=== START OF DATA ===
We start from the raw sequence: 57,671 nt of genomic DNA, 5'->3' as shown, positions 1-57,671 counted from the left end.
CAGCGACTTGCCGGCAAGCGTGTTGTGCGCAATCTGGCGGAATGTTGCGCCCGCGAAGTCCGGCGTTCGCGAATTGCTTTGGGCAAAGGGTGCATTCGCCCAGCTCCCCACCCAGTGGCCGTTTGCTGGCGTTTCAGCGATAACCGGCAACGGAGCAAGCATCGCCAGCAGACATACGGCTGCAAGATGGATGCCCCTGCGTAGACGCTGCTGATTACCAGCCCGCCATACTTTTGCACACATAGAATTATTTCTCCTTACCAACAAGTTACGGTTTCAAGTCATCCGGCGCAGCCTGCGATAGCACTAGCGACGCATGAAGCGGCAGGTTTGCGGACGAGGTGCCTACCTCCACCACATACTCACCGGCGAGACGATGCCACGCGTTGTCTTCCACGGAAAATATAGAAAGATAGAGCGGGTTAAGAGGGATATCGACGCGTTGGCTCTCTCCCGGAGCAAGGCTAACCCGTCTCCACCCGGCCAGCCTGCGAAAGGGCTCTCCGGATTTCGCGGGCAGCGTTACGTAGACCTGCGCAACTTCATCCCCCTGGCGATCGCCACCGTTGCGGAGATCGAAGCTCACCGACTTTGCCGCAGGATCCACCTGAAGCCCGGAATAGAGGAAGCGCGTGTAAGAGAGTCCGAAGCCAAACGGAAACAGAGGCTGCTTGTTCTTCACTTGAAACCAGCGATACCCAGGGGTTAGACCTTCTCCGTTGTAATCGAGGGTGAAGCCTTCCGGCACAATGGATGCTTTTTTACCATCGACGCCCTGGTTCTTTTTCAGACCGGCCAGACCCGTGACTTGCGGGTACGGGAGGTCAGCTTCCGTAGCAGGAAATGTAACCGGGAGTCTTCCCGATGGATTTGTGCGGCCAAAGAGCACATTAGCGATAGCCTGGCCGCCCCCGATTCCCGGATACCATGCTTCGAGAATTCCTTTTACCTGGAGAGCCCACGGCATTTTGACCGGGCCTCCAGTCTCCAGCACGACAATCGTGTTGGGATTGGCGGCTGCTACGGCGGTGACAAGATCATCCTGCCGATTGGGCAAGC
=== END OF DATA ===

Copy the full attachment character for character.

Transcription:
We start from the raw sequence: 57,671 nt of genomic DNA, 5'->3' as shown, positions 1-57,671 counted from the left end.
CAGCGACTTGCCGGCAAGCGTGTTGTGCGCAATCTGGCGGAATGTTGCGCCCGCGAAGTCCGGCGTTCGCGAATTGCTTTGGGCAAAGGGTGCATTCGCCCAGCTCCCCACCCAGTGGCCGTTTGCTGGCGTTTCAGCGATAACCGGCAACGGAGCAAGCATCGCCAGCAGACATACGGCTGCAAGATGGATGCCCCTGCGTAGACGCTGCTGATTACCAGCCCGCCATACTTTTGCACACATAGAATTATTTCTCCTTACCAACAAGTTACGGTTTCAAGTCATCCGGCGCAGCCTGCGATAGCACTAGCGACGCATGAAGCGGCAGGTTTGCGGACGAGGTGCCTACCTCCACCACATACTCACCGGCGAGACGATGCCACGCGTTGTCTTCCACGGAAAATATAGAAAGATAGAGCGGGTTAAGAGGGATATCGACGCGTTGGCTCTCTCCCGGAGCAAGGCTAACCCGTCTCCACCCGGCCAGCCTGCGAAAGGGCTCTCCGGATTTCGCGGGCAGCGTTACGTAGACCTGCGCAACTTCATCCCCCTGGCGATCGCCACCGTTGCGGAGATCGAAGCTCACCGACTTTGCCGCAGGATCCACCTGAAGCCCGGAATAGAGGAAGCGCGTGTAAGAGAGTCCGAAGCCAAACGGAAACAGAGGCTGCTTGTTCTTCACTTGAAACCAGCGATACCCAGGGGTTAGACCTTCTCCGTTGTAATCGAGGGTGAAGCCTTCCGGCACAATGGATGCTTTTTTACCATCGACGCCCTGGTTCTTTTTCAGACCGGCCAGACCCGTGACTTGCGGGTACGGGAGGTCAGCTTCCGTAGCAGGAAATGTAACCGGGAGTCTTCCCGATGGATTTGTGCGGCCAAAGAGCACATTAGCGATAGCCTGGCCGCCCCCGATTCCCGGATACCATGCTTCGAGAATTCCTTTTACCTGGAGAGCCCACGGCATTTTGACCGGGCCTCCAGTCTCCAGCACGACAATCGTGTTGGGATTGGCGGCTGCTACGGCGGTGACAAGATCATCCTGCCGATTGGGCAAGC